Was George Harrison's 'My Sweet Lord' Really A 'He's So Fine' Ripoff?

By | August 28, 2020

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Left: George Harrison in Cannes on January 30, 1976, for the Midem music industry trade fair. Right: The Chiffons' single Harrison was said to have plagiarized. Sources: Michael Putland/Getty Images; Pinterest

If you've noticed George Harrison's "My Sweet Lord" sounds a bit like "He's So Fine" by The Chiffons, you're not alone -- in 1976, a judge ruled that the ex-Beatle's big hit and spiritual declaration had ripped off the girl-group oldie. The accusation of plagiarism was news to Harrison, who swore up and down he didn't steal the melody. Well, not knowingly -- and that was, in fact, the rub in this important case. It turns out an artist can steal a tune without even knowing he or she is doing it, and can be held legally liable for what the judge called "subconscious" theft.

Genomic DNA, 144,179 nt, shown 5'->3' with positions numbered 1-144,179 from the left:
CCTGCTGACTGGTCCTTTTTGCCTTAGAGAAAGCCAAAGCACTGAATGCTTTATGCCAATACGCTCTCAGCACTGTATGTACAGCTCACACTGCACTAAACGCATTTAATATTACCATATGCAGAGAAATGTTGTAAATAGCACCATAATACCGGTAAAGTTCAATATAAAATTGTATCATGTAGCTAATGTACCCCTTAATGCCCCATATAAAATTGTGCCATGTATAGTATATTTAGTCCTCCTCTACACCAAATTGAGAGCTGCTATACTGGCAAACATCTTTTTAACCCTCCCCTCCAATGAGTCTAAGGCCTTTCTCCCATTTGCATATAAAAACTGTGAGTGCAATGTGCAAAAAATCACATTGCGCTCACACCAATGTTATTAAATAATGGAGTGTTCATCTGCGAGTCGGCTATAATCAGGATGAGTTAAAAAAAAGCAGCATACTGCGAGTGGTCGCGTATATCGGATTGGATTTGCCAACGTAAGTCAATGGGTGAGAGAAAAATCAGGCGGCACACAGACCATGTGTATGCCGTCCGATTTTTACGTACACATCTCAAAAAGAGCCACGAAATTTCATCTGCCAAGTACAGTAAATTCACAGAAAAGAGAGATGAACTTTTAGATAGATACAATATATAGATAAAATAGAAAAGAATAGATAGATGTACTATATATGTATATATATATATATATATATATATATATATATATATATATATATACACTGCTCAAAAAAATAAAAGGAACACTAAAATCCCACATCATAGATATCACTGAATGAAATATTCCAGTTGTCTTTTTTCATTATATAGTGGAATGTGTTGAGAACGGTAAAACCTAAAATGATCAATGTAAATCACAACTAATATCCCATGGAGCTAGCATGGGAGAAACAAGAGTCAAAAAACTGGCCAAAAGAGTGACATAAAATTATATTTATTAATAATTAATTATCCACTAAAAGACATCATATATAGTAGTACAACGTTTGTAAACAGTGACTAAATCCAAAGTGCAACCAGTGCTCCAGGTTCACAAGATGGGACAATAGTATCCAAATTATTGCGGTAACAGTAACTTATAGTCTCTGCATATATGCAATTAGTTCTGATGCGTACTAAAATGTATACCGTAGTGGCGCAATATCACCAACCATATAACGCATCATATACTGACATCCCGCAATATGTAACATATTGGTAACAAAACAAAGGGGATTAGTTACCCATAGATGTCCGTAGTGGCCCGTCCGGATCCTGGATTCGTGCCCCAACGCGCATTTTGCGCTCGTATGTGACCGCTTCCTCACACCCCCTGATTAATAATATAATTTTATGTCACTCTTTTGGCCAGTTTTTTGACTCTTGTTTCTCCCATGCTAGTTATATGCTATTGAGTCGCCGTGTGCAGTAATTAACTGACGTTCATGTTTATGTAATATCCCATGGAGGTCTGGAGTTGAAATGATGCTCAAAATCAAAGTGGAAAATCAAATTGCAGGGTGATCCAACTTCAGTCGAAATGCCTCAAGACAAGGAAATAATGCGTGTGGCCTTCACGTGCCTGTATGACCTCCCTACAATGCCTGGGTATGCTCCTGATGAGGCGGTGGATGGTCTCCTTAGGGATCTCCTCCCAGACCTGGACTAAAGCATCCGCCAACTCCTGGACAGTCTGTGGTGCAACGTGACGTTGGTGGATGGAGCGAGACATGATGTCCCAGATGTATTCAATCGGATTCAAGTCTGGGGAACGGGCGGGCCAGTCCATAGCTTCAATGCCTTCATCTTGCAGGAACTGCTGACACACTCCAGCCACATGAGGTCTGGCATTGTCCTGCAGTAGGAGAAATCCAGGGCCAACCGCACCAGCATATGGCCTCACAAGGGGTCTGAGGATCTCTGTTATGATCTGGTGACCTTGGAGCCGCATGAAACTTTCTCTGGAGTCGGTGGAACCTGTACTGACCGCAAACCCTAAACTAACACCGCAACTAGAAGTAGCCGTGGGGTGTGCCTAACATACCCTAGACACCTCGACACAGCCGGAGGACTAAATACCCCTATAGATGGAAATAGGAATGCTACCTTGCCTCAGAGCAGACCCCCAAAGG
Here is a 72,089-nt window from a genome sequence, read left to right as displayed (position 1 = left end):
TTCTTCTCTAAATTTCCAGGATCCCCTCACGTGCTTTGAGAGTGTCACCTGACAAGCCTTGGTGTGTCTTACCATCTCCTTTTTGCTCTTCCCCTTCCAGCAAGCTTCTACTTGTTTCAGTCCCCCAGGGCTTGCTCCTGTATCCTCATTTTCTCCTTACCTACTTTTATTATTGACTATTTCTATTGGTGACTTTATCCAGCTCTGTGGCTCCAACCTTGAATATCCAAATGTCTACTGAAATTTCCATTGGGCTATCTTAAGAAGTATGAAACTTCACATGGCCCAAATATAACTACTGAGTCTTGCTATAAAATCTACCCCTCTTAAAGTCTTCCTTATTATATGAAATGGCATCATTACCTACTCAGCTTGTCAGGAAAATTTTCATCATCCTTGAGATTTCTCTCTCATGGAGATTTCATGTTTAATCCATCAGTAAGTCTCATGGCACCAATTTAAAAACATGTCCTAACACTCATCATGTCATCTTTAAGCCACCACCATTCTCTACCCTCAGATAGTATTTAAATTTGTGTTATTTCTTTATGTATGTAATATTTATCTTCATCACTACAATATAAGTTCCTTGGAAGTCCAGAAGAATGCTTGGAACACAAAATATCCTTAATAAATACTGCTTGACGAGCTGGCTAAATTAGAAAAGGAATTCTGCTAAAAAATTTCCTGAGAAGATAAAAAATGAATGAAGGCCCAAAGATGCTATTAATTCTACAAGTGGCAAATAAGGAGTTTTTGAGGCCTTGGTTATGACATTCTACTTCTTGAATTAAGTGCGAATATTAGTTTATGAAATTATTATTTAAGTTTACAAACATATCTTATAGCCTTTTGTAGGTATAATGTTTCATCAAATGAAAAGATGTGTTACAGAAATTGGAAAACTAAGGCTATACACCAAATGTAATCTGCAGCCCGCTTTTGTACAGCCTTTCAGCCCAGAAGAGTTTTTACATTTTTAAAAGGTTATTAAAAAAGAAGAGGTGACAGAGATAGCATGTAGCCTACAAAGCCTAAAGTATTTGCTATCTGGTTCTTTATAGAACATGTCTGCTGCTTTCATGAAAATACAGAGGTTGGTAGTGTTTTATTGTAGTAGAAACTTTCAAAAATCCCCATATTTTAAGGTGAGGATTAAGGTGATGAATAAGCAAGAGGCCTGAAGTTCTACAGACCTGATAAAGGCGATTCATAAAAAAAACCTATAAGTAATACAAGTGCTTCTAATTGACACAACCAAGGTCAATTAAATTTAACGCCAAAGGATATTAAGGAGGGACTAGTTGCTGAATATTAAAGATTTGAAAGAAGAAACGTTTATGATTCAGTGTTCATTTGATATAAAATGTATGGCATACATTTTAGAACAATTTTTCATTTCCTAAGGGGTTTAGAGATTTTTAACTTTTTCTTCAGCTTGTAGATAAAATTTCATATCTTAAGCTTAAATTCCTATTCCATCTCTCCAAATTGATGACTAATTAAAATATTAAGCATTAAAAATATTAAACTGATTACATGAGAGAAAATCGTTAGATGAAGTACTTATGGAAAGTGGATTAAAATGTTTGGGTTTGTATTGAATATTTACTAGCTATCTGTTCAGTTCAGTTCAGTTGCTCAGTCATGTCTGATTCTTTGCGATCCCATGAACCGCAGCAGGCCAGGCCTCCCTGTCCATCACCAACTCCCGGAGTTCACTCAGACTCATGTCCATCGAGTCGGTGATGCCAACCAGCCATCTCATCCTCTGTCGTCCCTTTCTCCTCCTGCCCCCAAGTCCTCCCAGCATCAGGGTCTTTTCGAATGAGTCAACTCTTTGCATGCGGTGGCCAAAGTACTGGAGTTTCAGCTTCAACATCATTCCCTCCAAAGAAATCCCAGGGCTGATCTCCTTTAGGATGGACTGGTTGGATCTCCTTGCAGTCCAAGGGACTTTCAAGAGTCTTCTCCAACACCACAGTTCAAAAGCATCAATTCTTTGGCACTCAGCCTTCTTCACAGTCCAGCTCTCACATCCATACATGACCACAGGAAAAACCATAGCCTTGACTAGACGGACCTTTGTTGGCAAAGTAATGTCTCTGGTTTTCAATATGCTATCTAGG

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The song that spawned many lawsuits, My Sweet Lord. (youtube)

The Beatles made sublime music together, the likes of which people had never heard. Their iconic melodies turned fandom into Beatlemania, to the point that John, Paul, George, and Ringo couldn’t walk down the street without getting mobbed. Once people reach that point of deity, they sometimes want to branch out and go on their own. “Imagine” by John Lennon ranks as perhaps the most successful song by a solo artist spreading their wings from a hall of fame group. On the other end of the spectrum, there’s “Ringo The 4th”, a blinding bad album by its namesake. Somewhere in between lands the curious case of George Harrison’s “My Sweet Lord.” The song made it to #1 but landed the long-haired Beatle in some legal trouble.